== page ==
A journey to better overall health starts with less stress and improving your mental state. Find a confidential online assessment at to evaluate your mental health.

Bipolar Disorder

College can a time of exciting changes and new experiences. It’s also a time when those at risk are likely to experience a first episode of bipolar disorder.
This relatively common mental disorder is associated with severe mood swings, difficulty sleeping and loss of touch with reality. But, because episodes are not predictable and there are many symptoms that are connected to bipolar disorder, it can be challenging to recognize bipolar disorder in oneself and others. Accurate diagnosis is an important step to finding the right treatment.
While the cause of bipolar disorder is not fully understood, stress, substance abuse, biological conditions and genetics may all play a role in its development.
The experience of bipolar disorder can be lonely and frightening, but mental disorders in college students are not as uncommon as you might think. Studies show that one in three college students report having prolonged experiences of depression, and one in four students have suicidal thoughts or feelings.
Though only about half of those with bipolar disorder receive treatment for their condition, help and effective treatment is available. So, this March 30, World Bipolar Day, why not take a free, brief online screening to learn if symptoms you or someone you care about may be consistent with bipolar disorder and find some resources where you may be able to get treatment. Beck Psychotherapy offers the screenings at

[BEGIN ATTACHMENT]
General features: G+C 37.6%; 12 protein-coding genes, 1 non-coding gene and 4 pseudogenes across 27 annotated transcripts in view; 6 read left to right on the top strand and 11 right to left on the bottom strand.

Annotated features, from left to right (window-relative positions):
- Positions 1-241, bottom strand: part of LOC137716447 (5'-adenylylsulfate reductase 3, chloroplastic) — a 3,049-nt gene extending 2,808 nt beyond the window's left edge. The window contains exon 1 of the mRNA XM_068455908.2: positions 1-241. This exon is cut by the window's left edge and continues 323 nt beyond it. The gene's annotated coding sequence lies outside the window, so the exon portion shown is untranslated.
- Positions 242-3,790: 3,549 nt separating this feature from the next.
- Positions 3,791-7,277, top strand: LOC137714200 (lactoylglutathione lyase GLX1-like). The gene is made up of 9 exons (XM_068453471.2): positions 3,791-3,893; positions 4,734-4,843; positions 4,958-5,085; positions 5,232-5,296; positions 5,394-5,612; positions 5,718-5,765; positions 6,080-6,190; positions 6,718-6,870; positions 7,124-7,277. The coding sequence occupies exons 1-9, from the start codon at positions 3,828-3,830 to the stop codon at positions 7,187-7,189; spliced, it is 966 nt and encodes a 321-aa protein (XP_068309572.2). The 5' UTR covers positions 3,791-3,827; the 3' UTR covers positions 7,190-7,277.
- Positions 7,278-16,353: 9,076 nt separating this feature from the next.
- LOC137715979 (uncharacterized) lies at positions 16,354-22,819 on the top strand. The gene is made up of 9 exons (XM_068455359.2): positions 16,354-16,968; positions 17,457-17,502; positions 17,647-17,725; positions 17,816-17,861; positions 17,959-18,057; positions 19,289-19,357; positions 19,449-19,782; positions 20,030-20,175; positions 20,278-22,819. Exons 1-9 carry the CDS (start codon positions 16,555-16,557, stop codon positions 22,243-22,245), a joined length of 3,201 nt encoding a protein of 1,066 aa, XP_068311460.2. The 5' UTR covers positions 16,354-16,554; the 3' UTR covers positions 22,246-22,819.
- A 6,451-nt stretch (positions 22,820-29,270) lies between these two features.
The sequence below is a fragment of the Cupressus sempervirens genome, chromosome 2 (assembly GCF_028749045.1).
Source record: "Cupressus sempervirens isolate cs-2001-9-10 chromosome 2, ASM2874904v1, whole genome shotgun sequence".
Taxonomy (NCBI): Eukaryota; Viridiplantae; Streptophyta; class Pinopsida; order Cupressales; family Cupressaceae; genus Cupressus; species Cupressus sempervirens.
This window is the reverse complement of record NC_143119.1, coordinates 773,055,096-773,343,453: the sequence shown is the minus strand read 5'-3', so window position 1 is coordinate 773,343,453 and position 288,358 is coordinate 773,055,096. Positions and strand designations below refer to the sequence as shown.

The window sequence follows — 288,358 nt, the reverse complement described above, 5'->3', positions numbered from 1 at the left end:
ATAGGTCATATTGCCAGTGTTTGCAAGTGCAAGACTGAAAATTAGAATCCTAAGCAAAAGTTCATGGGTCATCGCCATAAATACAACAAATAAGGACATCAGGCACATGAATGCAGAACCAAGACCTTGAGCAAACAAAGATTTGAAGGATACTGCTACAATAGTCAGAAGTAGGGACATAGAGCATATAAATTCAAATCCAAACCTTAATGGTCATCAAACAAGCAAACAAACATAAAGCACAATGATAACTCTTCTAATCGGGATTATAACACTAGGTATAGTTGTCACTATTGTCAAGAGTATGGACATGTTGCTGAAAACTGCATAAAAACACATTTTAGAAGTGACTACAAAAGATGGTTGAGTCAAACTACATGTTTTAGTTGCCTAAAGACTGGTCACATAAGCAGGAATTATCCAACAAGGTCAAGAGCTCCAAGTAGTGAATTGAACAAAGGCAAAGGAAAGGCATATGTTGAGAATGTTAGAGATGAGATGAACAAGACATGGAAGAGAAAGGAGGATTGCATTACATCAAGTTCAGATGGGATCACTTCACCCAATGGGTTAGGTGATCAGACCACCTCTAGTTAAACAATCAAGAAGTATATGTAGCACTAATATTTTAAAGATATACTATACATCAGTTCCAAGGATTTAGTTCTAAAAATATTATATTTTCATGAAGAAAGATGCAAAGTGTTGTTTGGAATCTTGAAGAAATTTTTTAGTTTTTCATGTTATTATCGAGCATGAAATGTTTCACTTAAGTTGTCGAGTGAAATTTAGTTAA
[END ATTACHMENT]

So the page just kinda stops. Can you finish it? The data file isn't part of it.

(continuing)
It’s 3 a.m. and You’re Wide Awake. Is it Insomnia or Something Else?


Getting enough sleep is one of the most important things you can do for your health. Yet, experts estimate as many as 68 percent of adults experience insomnia, which means they either can’t get to sleep, can’t stay asleep, or the quality of their sleep is poor.

Excess stress and lack of exercise are two common contributors to insomnia, so finding effective methods to manage stress and get more exercise are often key to reducing insomnia. Other tips to help you get a better night’s sleep include:

1. Go to bed at a consistent time every night, even on weekends, and avoid day-time naps.
2. Practice simple relaxation-inducing stretches shortly before bedtime.
3. Take a hot bath or shower 30 minutes before bed.
1. Practice prayer or meditation.
2. Eat foods that have a calming and cooling effect, such as chamomile tea, peppermint, pears, and watermelon.
3. Check with your doctor to make sure you are getting enough vitamins D, B12 and iron. Insufficient amounts of these nutrients are associated with poor sleep.

For convenience, many people turn to sleep medications. But sleeping pills can have side effects that may be just as bad as insomnia. Therefore, over the long term you may find it much more effective to change your lifestyle habits than to turn to medications.